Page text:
WHILE @intRowCount > 0 AND @intErrNo = 0
    BEGIN
        SELECT    @dtLoop = GetDate()
     
        SET ROWCOUNT 10000    -- number of delete rows / iteration
     
        DELETE    
        FROM    MSP_ASSN_CUSTOM_FIELD_VALUES
        WHERE    NOT EXISTS (select * from MSP_PROJECTS 
     where MSP_ASSN_CUSTOM_FIELD_VALUES.PROJ_UID = MSP_PROJECTS.PROJ_UID)
        SELECT    @intErrNo = @@ERROR, @intRowCount = @@ROWCOUNT
     
        SET ROWCOUNT 0    -- Reset batch size to "all"
     
        SELECT    @intRowsToDelete = @intRowsToDelete - @intRowCount
            
    -- Debugging usage only:
    PRINT 'Deleted: ' + CONVERT(varchar(20), @intRowCount) 
        + ', Elapsed: ' + CONVERT(varchar(20), DATEDIFF(Second, @dtLoop, GetDate())) + ' seconds,'
        + ' remaining to delete=' + CONVERT(varchar(20), @intRowsToDelete)
        
     
        -- WAITFOR DELAY '000:00:05'    -- 5 seconds for other users to gain access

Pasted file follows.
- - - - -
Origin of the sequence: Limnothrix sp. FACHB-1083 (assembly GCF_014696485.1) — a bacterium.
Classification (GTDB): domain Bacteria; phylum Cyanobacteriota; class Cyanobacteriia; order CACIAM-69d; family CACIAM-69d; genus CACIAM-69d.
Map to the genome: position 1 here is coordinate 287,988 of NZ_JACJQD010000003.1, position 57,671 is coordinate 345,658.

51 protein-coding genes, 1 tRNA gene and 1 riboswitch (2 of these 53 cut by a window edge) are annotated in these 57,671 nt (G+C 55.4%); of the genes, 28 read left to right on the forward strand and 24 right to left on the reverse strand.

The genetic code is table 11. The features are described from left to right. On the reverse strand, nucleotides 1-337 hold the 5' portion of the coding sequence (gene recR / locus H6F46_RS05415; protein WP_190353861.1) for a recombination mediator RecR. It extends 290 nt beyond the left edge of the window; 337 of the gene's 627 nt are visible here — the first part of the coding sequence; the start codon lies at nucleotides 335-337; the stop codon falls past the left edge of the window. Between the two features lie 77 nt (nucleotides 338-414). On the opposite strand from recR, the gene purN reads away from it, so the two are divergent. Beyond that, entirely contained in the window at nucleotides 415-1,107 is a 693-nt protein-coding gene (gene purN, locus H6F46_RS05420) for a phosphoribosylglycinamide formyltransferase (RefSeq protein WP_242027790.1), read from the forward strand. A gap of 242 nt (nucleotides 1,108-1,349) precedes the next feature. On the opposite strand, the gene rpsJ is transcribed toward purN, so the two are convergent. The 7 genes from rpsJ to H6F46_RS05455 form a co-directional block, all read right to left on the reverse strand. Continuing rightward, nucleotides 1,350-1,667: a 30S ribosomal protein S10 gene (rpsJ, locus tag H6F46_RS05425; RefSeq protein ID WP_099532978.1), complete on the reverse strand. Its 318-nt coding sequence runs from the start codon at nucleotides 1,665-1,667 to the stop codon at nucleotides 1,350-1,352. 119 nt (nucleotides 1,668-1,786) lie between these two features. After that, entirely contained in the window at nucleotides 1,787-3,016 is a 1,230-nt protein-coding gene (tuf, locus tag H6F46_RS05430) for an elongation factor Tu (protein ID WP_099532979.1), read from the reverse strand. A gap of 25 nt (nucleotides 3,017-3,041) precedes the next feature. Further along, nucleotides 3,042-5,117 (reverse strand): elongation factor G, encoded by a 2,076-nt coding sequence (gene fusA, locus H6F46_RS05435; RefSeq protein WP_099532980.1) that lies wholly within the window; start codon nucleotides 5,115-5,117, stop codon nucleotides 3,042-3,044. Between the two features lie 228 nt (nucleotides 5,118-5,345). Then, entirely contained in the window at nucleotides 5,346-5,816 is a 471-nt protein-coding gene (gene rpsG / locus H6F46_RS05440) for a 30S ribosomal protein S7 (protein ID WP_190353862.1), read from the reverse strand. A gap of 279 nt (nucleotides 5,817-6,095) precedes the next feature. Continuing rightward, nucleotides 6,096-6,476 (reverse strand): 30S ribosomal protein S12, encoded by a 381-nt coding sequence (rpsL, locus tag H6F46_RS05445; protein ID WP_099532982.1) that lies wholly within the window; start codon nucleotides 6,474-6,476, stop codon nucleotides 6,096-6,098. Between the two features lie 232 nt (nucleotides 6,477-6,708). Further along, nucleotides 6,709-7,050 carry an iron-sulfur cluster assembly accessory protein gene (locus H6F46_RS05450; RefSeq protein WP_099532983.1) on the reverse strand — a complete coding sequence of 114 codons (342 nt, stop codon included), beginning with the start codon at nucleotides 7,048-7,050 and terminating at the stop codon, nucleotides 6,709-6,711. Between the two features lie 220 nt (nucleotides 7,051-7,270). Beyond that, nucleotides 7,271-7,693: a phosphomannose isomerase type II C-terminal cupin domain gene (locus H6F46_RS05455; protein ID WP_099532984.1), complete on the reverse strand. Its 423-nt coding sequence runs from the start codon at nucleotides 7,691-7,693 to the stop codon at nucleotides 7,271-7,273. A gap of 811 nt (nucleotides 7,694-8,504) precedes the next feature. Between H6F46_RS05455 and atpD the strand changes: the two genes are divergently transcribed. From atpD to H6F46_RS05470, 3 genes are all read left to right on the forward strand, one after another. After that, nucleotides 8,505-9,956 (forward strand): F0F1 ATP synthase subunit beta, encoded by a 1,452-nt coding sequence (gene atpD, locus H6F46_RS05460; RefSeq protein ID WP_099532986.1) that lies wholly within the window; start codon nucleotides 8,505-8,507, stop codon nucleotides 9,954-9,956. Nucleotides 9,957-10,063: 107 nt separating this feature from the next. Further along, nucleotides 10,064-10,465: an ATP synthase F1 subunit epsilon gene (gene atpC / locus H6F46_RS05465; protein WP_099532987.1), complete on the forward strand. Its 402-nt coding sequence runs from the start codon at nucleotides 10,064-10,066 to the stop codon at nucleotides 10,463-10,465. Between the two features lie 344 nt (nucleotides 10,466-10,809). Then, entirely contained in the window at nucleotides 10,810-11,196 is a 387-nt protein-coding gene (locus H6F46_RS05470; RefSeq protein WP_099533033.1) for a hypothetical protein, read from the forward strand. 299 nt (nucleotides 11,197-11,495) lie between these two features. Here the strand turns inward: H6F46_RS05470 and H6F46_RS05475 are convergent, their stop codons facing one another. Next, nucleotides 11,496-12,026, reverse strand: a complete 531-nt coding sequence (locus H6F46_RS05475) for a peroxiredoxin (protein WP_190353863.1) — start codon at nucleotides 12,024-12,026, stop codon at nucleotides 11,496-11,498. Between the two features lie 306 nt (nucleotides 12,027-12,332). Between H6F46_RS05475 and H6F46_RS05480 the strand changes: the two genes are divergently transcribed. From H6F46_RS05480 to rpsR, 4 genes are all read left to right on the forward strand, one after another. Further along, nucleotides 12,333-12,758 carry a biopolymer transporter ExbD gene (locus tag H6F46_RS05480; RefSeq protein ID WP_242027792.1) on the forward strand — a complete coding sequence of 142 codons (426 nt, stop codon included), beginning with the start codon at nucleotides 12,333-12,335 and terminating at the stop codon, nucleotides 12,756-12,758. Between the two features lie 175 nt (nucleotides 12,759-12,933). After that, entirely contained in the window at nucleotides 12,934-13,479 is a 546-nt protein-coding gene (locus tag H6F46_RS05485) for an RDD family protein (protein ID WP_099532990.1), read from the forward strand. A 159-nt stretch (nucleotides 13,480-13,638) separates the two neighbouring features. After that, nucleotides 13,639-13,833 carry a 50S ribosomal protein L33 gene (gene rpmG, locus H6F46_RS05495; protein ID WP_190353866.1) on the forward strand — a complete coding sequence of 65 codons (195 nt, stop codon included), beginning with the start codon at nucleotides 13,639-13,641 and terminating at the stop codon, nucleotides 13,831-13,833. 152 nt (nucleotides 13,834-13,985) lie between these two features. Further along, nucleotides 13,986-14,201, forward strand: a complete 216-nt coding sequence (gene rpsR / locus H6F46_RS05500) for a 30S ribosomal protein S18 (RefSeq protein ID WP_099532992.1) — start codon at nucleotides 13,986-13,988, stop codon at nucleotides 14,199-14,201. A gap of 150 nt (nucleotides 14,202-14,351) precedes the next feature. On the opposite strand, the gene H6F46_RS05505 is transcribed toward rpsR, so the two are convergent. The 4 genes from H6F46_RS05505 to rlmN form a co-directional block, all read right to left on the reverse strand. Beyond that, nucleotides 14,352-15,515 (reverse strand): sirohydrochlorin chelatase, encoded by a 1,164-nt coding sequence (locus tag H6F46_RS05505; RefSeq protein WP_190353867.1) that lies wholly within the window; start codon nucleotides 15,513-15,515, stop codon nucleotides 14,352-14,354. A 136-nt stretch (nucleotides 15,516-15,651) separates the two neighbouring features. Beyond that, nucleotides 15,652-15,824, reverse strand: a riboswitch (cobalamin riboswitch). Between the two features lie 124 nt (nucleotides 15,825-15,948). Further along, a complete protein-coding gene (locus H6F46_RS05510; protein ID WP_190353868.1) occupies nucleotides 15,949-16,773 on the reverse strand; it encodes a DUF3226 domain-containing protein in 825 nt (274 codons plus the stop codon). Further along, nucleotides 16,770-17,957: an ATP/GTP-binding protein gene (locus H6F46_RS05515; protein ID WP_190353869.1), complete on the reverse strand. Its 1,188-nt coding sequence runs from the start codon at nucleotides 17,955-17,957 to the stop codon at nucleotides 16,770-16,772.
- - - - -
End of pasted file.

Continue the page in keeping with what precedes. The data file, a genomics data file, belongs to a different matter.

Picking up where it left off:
END

    Again, this example just shows the code for a single one of the 17 tables.  I have commented out the “WAITFOR” section – but if you are using this type of code in a scenario where you need to let others have some db time during the process then worth using this option.

    In my sample database this approach limited transaction log usage (simple recovery mode) to 600MB and tempdb to 15MB.  Memory still peaked quite high – so you might want to set some limits.  Also it took about 50% longer to run – at around 14 hours.

    If your orphans make up the bulk of your table and the data you need to keep is just a small percentage then another approach might be to copy out the stuff you need to either a temporary table or file, then truncate the table and finally copy back in the saved good stuff.  There are still some gotchas here, as although bulk inserts don’t generally generate a lot of log usage – if the table being inserted into have indexes then the re-creation gets logged – even in simple or bulk insert recovery models.  Some examples of the code you might use here, again just dealing with a single table. 

    First lets look at a simple temporary table:

    use Test_Archive
     
    select* into MSP_ASSN_CUSTOM_FIELD_VALUES_Backup from MSP_ASSN_CUSTOM_FIELD_VALUES
    where EXISTS (select * from MSP_PROJECTS 
    where MSP_PROJECTS.PROJ_UID = MSP_ASSN_CUSTOM_FIELD_VALUES.PROJ_UID)
     
    truncate TABLE MSP_ASSN_CUSTOM_FIELD_VALUES